While South Africa’s 278 municipalities seem to be making some improvements in water delivery and water infrastructure management, water conservation and demand management remained on a “worrisome” downward trend, a new report released by the South African Local Government Association (Salga), on Friday, showed.
The latest Municipal Benchmark Initiative (MBI) report, supported by the Water Research Council, revealed that, while the country’s municipalities saw year-on-year improvements across five of the six MBI performance areas measuring 31 performance indicators, Water Conservation Demand Management saw static movement or declines in five of the six internal indicators.
Nonrevenue water by volume stood out as a top concern as it declined from 33% in 2014 to 34% in 2015 – well above the proposed benchmark of 25%, said Ekurhuleni metropolitan head of water and sanitation and benchmarking ambassador Phil Mashoko.
The number of connections metered, at 84%, and system input volumes for households, at 21 m3 per household a month, remained unchanged, while system input volumes for the population declined to 199 ℓ/d per capita – well short of the 175 ℓ/d benchmark – and water resource management health declined from 59% in 2014 to 57% in 2015.
The 2015 benchmark report, launched in Kempton Park, noted that water conservation and demand management ticked up slightly from 53% to 55%.
The poor performance was mainly as a result of ageing infrastructure and consumer behaviour, he noted.
In the human resources and skills development category, four improvements were reported across six indicators, including the improvement of the national average to 3.2 water services staff per 1 000 connections from last year's 3.4. This was, however, still below the benchmark of four suggested for an optimally staffed municipality.
Technical management skills, the number of water services registered professional engineers and the number of water services technicians also improved.
The service delivery and backlogs module showed improvements in four of the eight indicators and no movements in three.
Access to water and access to sanitation remained stable at 88.5% and 73.5% respectively. While water service quality health check and organisational performance monitoring health check indicators improved, the water services planning health check indicator declined by 1% to 56%, indicating that many municipalities did not have appropriate processes and systems in place.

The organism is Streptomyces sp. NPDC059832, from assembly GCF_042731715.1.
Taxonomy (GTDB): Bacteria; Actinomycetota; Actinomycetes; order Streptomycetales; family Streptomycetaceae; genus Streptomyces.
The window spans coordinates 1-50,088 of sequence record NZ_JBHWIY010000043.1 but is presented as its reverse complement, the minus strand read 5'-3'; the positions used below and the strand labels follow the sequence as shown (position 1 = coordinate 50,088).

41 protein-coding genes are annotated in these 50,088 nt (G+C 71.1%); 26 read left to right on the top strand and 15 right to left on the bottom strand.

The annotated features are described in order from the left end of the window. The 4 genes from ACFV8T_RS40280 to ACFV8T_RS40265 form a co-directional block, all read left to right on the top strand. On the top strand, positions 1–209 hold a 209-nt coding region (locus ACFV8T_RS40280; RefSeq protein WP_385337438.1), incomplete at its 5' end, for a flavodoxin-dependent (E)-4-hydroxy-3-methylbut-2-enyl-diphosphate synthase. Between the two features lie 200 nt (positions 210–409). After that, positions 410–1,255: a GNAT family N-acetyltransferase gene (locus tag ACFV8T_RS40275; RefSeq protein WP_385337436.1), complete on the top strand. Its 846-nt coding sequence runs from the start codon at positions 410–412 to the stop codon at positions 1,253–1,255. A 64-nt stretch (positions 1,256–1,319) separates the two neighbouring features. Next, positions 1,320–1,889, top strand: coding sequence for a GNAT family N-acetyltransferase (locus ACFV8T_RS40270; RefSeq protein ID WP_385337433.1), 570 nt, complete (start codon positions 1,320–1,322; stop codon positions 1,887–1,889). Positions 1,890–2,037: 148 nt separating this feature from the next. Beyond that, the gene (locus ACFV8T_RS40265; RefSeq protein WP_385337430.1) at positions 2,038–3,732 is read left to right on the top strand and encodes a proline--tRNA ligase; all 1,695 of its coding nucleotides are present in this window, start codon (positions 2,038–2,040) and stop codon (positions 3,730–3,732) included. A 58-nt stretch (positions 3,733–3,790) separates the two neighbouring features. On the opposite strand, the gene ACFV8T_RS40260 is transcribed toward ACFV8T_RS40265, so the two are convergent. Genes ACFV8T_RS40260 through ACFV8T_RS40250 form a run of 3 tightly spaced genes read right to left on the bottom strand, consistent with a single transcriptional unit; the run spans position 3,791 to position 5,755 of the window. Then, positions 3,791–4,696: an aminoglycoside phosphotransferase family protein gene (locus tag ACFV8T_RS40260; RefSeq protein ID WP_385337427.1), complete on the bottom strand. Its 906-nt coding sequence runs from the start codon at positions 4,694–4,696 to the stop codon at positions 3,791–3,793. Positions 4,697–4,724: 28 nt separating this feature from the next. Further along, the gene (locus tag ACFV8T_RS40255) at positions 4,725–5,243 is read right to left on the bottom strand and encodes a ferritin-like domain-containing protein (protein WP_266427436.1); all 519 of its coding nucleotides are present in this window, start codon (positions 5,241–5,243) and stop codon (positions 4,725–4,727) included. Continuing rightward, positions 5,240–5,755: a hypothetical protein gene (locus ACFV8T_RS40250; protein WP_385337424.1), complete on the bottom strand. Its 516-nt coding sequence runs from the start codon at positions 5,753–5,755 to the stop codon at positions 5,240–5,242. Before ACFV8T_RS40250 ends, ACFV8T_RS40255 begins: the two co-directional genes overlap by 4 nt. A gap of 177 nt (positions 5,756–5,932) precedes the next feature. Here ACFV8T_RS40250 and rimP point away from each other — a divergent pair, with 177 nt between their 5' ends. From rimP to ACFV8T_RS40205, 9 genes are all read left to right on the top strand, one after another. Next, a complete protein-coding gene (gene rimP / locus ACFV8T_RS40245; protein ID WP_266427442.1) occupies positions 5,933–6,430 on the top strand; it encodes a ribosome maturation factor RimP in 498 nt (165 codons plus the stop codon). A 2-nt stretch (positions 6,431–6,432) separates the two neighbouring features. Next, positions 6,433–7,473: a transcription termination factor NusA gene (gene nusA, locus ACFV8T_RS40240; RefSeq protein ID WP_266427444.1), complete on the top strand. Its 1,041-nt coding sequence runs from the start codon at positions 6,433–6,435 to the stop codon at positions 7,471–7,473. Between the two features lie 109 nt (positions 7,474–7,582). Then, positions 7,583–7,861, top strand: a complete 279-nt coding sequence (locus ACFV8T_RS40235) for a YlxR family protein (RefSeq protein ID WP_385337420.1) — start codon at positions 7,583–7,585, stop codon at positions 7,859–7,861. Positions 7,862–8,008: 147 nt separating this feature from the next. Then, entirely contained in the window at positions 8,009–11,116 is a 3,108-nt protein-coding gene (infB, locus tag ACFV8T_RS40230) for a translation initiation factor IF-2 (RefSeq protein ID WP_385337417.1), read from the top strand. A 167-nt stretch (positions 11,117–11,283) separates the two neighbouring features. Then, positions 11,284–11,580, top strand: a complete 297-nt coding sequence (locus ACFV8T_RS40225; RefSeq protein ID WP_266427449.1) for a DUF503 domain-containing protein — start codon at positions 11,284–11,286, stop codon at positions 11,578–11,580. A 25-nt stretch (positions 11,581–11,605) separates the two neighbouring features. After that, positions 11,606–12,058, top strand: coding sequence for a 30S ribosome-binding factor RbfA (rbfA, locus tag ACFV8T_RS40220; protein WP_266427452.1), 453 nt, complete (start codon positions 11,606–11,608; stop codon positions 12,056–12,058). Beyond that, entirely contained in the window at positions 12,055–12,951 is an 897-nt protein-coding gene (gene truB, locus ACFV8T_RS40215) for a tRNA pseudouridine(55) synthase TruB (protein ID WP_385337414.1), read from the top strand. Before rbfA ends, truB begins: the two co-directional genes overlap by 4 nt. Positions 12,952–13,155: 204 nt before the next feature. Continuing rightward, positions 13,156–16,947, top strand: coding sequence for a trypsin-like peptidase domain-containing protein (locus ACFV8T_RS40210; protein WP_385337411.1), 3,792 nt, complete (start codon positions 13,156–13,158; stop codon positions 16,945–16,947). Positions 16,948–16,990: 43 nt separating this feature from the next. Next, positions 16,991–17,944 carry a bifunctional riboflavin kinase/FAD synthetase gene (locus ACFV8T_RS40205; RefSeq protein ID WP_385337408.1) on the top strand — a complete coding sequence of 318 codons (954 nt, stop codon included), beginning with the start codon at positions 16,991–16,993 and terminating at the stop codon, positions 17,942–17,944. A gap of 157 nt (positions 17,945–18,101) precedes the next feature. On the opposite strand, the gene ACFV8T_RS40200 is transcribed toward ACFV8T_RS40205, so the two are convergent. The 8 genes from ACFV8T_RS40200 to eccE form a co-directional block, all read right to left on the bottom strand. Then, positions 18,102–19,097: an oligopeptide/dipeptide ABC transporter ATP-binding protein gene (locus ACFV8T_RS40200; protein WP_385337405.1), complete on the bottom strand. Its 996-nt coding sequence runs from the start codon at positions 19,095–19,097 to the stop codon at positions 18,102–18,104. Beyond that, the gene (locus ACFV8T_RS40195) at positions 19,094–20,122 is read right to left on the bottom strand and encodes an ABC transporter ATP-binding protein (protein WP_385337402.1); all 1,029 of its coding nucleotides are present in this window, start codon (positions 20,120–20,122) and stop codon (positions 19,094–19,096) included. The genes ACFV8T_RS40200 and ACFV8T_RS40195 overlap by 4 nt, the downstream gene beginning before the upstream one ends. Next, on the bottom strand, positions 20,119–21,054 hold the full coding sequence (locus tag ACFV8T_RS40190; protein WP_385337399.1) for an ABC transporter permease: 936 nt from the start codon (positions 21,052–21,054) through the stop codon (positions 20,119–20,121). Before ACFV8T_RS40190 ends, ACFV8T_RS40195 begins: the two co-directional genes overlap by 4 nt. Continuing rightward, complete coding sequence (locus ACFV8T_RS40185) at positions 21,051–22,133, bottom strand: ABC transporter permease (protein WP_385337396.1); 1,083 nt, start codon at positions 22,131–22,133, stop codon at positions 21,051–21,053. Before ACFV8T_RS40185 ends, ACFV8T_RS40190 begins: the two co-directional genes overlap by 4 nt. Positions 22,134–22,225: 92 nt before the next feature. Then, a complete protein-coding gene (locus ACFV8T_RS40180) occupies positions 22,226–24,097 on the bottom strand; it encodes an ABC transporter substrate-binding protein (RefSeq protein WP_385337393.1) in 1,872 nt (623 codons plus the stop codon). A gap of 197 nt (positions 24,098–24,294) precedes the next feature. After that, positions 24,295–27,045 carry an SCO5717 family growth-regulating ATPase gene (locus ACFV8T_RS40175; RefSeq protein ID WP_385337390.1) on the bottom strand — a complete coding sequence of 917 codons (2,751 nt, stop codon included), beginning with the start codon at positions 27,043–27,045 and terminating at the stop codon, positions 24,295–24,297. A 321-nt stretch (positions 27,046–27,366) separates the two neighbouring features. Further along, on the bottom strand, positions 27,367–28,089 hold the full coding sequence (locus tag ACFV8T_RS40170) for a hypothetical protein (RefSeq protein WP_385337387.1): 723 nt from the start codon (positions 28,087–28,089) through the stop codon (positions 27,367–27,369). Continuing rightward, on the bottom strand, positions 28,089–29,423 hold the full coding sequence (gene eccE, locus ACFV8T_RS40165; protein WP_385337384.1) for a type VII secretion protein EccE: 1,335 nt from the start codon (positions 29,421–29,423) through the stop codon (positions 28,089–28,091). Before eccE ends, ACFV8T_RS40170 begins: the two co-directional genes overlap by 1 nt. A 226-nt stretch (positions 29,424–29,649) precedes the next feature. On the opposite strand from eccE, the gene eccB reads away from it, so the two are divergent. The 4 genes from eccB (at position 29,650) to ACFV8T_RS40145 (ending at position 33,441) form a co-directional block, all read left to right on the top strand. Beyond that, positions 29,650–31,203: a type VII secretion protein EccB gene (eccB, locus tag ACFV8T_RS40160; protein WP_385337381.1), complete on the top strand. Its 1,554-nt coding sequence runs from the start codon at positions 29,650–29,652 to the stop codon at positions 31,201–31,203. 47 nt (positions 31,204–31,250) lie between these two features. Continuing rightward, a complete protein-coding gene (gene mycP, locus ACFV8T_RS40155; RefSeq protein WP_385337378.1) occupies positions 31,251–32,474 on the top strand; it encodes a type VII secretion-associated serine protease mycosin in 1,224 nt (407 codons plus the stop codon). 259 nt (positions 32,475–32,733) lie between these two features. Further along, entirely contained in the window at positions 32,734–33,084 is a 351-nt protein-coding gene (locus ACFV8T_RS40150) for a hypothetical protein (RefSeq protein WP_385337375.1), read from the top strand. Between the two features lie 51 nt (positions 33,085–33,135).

Operations and maintenance saw progressions in two of its three indicators. The subindicator water services capital investment increased to R415.90 per capita a year in 2015 – edging closer to the R450 benchmark.
Infrastructure asset management health check increased year-on-year to 59% from 51%, while the operation and maintenance of assets remained the same at 51% – both still short of the 100% benchmark.
The financial management performance area remained relatively stable with two slight declines in performance and three advancements, with the remaining six of the 11 indicators remaining steady.
Product quality did well in two of its three indicators, with the third indicator remaining stable.
While the overall outcomes were “good”, the report had now highlighted what still needed to be done, Cooperative Governance and Traditional Affairs Deputy Minister Andries Nel told media during a sideline press briefing at Emperor’s Palace on the East Rand.
“Without detailed information on the infrastructure, we cannot address the backlogs and establish funding protocols,” said Salga chairperson councillor Thabo Manyoni.
“Measures to address these factors include renewal of infrastructure and intensifying consumer behaviour change on water use through various initiatives,” Mashoko added.
The effective implementation of water conservation and water demand management systems would encourage wise use of water resources and prevent water loss.
Improving municipal performance, efficacy and competiveness remained high on Salga's agenda, with the MBI aimed at assisting municipalities in improving their performance relative to peers.
Portfolio Committee on Water and Sanitation chairperson Mlungisi Johnson said a review of national water policy positions would provide an opportunity for the consolidation of the National Water Act and Water Services Act into one piece of legislation that governing the entire water value chain, water supply and sanitation services and water resources infrastructure.
“This consolidation will allow for not only the managing of water across the value-chain but also enhance cooperative governance and have clear institutional roles and responsibilities with commonly agreed targets for water and sanitation delivery,” he explained.
A review incorporating water-related legislation and policies would ensure equity in allocation of water, water resources management improvement and the streamlining of regulatory processes.
It would also help to align the frameworks with the provisions of the Municipal Systems Act and the Municipal Finance Management Act.
Johnson also suggested that, to improve the delivery of water and sanitation services, a National Water and Sanitation Resource Strategy be developed to improve the delivery of water and sanitation services since water and sanitation would then be managed through a single strategy.
Further, he called for a review of water pricing strategy to bolster the financial viability of government’s bulk raw water business, as well as developed an efficient funding model and economic regulation for the water sector in South Africa.